Over 10,000 pages indexed!
redefining what an
engineering website should be.
(Seize the Day!)
My USAF radar shop
Hobby & Fun
Airplanes and Rockets:
My personal hobby website
My daughter Sally's horse riding business website - lots of info
My son-in-law's dog training business
|Avoiding saturation (simple question) - RF Cafe Forums|
Because of the high maintenance needed to monitor and filter spammers from the RF Cafe Forums, I decided that it would
be best to just archive the pages to make all the good information posted in the past available for review. It is unfortunate
that the scumbags of the world ruin an otherwise useful venue for people wanting to exchanged useful ideas and views.
It seems that the more formal social media like Facebook pretty much dominate this kind of venue anymore anyway, so if
you would like to post something on RF Cafe's
page, please do.
Below are all of the forum threads, including all
the responses to the original posts.
Post subject: Avoiding saturation (simple question) Posted: Tue Nov 03, 2009 12:11 pm
Joined: Tue Nov 03, 2009 12:02 pm
I'm new to this, so please bear with a simple question. I want to run an RF signal through the linear range of a power amplifier, but at as high a power as possible. It's a complicated signal (sum of FM signals), which is why I want to keep it in the linear part of the transfer curve. Say the PAR is 9 dB. How far away from the P1dB point do I have to back away to completely avoid saturation? Someone was telling me that since a pure sine wave has a 3 dB PAR, you only need to back off (in this case) 6 dB from the P1dB point. Is that true? If so, does this hold in general: if your signal's PAR is x dB, you will avoid saturation at P1dB - (x-3)?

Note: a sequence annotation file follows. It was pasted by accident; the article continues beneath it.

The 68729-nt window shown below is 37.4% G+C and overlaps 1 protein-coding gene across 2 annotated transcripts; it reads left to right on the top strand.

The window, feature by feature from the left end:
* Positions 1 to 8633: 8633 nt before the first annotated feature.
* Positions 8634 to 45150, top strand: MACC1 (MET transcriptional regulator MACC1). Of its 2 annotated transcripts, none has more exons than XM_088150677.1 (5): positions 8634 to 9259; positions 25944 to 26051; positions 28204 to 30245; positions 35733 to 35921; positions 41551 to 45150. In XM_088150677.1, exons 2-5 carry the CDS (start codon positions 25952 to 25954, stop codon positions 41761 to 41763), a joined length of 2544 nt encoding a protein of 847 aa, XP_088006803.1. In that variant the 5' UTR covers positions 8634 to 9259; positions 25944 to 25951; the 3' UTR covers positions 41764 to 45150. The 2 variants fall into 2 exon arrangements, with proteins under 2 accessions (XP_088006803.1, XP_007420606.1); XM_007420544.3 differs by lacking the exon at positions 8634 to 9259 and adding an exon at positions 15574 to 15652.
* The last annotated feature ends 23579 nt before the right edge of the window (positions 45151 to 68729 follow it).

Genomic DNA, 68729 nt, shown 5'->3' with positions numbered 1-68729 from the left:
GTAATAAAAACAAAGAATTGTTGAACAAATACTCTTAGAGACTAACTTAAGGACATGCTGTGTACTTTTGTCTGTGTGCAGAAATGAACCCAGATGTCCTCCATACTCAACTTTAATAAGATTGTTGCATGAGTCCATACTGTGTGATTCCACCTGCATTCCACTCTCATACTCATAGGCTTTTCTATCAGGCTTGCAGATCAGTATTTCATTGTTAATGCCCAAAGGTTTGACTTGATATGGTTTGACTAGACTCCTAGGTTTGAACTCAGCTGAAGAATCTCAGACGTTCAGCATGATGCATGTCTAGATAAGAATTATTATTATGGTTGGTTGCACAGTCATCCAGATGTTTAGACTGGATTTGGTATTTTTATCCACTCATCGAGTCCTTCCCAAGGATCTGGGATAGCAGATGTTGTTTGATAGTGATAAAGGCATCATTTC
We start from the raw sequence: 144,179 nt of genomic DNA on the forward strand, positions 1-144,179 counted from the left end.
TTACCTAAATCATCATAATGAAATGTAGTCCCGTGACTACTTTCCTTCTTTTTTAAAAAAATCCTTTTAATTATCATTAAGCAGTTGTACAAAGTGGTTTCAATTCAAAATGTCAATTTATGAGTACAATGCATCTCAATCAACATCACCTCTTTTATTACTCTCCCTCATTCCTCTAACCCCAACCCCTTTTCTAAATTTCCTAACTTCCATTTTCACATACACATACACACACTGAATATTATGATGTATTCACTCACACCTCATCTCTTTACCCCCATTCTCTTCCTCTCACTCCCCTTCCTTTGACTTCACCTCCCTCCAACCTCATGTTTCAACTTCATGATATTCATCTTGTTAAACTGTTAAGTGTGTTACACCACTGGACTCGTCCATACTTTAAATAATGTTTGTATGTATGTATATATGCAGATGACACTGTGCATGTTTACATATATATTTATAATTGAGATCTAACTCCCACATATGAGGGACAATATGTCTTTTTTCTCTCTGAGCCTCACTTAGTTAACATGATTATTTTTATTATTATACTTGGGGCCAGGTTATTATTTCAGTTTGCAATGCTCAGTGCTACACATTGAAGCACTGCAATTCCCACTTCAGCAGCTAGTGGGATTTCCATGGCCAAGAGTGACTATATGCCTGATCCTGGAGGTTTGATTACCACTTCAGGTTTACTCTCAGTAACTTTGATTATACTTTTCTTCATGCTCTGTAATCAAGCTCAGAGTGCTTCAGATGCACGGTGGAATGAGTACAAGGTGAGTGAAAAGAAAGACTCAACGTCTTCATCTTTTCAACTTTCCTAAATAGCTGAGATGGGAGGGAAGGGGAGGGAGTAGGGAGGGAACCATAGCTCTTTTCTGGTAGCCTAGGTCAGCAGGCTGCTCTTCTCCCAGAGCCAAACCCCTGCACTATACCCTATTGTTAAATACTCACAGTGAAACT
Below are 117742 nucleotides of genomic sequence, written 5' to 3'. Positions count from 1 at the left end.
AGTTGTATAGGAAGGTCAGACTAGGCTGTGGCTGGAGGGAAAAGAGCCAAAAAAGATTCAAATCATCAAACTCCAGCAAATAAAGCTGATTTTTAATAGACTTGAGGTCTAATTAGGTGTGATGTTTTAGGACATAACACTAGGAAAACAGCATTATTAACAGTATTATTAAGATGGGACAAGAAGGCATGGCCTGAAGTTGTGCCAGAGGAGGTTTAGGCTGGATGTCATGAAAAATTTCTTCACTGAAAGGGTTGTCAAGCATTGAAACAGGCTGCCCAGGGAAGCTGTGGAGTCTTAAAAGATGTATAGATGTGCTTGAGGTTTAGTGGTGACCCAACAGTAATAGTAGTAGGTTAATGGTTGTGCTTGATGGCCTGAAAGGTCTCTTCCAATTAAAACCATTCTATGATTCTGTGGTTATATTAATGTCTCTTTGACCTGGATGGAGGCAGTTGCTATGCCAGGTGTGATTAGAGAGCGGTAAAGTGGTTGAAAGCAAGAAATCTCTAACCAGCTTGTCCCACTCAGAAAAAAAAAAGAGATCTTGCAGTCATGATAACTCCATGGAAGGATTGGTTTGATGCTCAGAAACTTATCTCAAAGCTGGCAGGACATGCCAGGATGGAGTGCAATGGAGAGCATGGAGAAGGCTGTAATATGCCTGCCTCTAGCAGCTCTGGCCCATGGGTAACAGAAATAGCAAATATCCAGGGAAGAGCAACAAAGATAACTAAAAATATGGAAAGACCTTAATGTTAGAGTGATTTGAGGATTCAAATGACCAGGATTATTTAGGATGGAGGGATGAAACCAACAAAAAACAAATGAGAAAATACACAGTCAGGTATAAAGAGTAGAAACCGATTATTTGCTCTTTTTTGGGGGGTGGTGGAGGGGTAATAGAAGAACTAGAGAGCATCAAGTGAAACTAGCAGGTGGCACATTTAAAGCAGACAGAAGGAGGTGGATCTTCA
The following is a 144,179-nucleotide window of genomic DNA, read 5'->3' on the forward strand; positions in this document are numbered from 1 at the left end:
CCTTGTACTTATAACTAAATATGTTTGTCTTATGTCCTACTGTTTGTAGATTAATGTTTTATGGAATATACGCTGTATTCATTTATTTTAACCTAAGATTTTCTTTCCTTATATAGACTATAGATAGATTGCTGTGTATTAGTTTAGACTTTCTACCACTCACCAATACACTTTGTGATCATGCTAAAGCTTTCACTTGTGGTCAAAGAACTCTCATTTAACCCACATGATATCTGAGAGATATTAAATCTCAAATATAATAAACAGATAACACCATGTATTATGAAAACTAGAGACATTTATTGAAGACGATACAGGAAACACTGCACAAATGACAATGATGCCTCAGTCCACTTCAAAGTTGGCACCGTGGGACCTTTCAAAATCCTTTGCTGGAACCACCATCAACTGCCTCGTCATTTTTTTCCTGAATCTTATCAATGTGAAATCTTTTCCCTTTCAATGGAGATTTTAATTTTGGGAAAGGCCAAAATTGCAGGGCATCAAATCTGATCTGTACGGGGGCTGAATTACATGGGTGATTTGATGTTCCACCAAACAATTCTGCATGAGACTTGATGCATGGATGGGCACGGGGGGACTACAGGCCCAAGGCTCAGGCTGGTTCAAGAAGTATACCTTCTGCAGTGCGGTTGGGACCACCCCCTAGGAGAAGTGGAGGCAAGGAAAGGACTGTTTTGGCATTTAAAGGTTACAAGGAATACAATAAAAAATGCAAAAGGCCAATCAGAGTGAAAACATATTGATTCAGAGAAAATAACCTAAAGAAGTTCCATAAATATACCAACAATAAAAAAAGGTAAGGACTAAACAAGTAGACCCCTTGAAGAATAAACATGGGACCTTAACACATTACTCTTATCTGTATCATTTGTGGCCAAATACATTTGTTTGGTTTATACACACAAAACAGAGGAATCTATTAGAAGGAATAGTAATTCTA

Thanks for any help you can provide (and please don't hesitate to ask for more details -- I just don't know what you need to know).
Post subject: Re: Avoiding saturation (simple question)Posted: Wed Nov 04, 2009 4:50 pm
Joined: Mon Jun 27, 2005 2:02 pm
First, the values that were told you about sine wave are true, because for sine wave the RMS values for voltage and current are 0.707... (1/v2) and if you multiply current and voltage then you will get 0.5 for average power which is then 3dB of the peak power.
The back-off which yields better linearity always contradicts with the requirement for efficiency. If your PA does not have restirctions on the efficiency (No problem of over heating, limited supply voltage source etc), then a reasonable value for backing off would be 6dB away from saturation level, that means let's say: if your P1dB=+50dBm, Psat=+52dBm,
PAR= 9dB, then your peak output power should be not more than +46dBm, therefore you keep a margin from saturation and from 1dB compression point. If you have non-linear large-signal models for your power devices, then you can simulate the operation of the device under such power conditions and see the spectral growth of the 3rd, 5th...harmonics. By this you can consider if this margin is enough for your design or you need additional back-off.
If efficiency is a requirement for your design, then you need to reduce the back-off to minimum. In this case the peak output power should be +50dBm.
I hope this helps!